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Victoria Kraus

@vkraus2

Victoria Kraus is a former Web Editor for DiscoverNikkei.org. She is a half Japanese half Caucasian currently residing in the predominantly Hispanic neighborhood of Boyle Heights in Los Angeles. She graduated from Soka University of America with a Bachelor's degree in Liberal Arts.

Updated October 2008


Stories from This Author

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Royal Milk Tea Boba and Globalization

July 7, 2007 • Victoria Kraus

Boba in the United States is a result of globalization (or vice versa). It is becoming as popular and trendy as sushi and sake in the realm of food and drink culture in the U.S. My favorite boba drink is the Royal Milk Tea with less boba from Lollicup—a fast-growing Taiwanese-based franchise now in the U.S. My understanding of globalization, of course, is limited to that of a privileged person whose worries include oil changes for her car and the …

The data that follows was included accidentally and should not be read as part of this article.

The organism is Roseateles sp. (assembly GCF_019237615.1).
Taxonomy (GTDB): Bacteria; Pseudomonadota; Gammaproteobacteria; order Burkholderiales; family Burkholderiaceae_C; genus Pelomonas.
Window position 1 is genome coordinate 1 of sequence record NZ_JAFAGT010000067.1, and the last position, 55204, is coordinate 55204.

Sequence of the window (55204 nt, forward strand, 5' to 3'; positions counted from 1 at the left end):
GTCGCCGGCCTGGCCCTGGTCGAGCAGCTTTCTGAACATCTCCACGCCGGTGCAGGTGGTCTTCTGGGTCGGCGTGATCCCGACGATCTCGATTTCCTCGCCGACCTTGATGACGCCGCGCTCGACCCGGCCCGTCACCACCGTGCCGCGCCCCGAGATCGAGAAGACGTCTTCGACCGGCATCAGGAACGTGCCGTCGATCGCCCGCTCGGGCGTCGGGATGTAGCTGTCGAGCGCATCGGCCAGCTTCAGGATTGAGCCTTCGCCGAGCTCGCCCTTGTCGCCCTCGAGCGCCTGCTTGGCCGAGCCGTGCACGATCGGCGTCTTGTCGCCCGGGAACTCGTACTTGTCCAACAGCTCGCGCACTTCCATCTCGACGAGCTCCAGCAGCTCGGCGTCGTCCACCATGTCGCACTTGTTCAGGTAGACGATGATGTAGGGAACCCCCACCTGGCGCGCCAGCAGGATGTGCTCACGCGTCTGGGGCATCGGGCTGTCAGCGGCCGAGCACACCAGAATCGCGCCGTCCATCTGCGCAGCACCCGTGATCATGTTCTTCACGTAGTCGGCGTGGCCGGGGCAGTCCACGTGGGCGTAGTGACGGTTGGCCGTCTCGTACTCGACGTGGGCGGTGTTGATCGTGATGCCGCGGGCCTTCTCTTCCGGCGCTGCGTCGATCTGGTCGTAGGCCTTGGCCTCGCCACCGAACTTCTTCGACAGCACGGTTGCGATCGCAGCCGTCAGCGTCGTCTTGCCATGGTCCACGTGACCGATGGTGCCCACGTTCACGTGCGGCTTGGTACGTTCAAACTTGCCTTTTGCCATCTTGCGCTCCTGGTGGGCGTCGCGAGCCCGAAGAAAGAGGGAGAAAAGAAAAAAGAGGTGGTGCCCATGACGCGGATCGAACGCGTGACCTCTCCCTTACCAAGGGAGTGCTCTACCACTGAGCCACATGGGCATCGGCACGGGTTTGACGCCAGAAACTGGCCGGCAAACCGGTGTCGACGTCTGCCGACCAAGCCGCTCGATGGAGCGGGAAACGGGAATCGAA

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Japan in Spain

June 16, 2007 • Victoria Kraus

My host mother is going to get on my nerves. This was one of my early thoughts during the first week of my five-month stay in Sevilla, Spain. The thought didn’t last long, interestingly, after I realized how similar Spain and Japan were. I traveled to Sevilla, the capital city in Andalucia (southern region of Spain) in the spring of 2004 for a semester-long study abroad program. After taking my first shower at my host mother’s house, I thought my …

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The East L.A. Gardeners Association sign on First Street

June 8, 2007 • Victoria Kraus

The East L.A. Gardeners Association sign is one of four written in Japanese characters on East First Street in Boyle Heights. (The other signs are for Otomisan Restaurant, the Rissho Kosei-kai and Tenrikyo temples.) I looked at the sign everyday on my way to school while I was a student at Roosevelt Senior High School. Seeing Japanese characters in the middle of a 99.99% Hispanic neighborhood made me feel special, as I was one of few in the neighborhood that …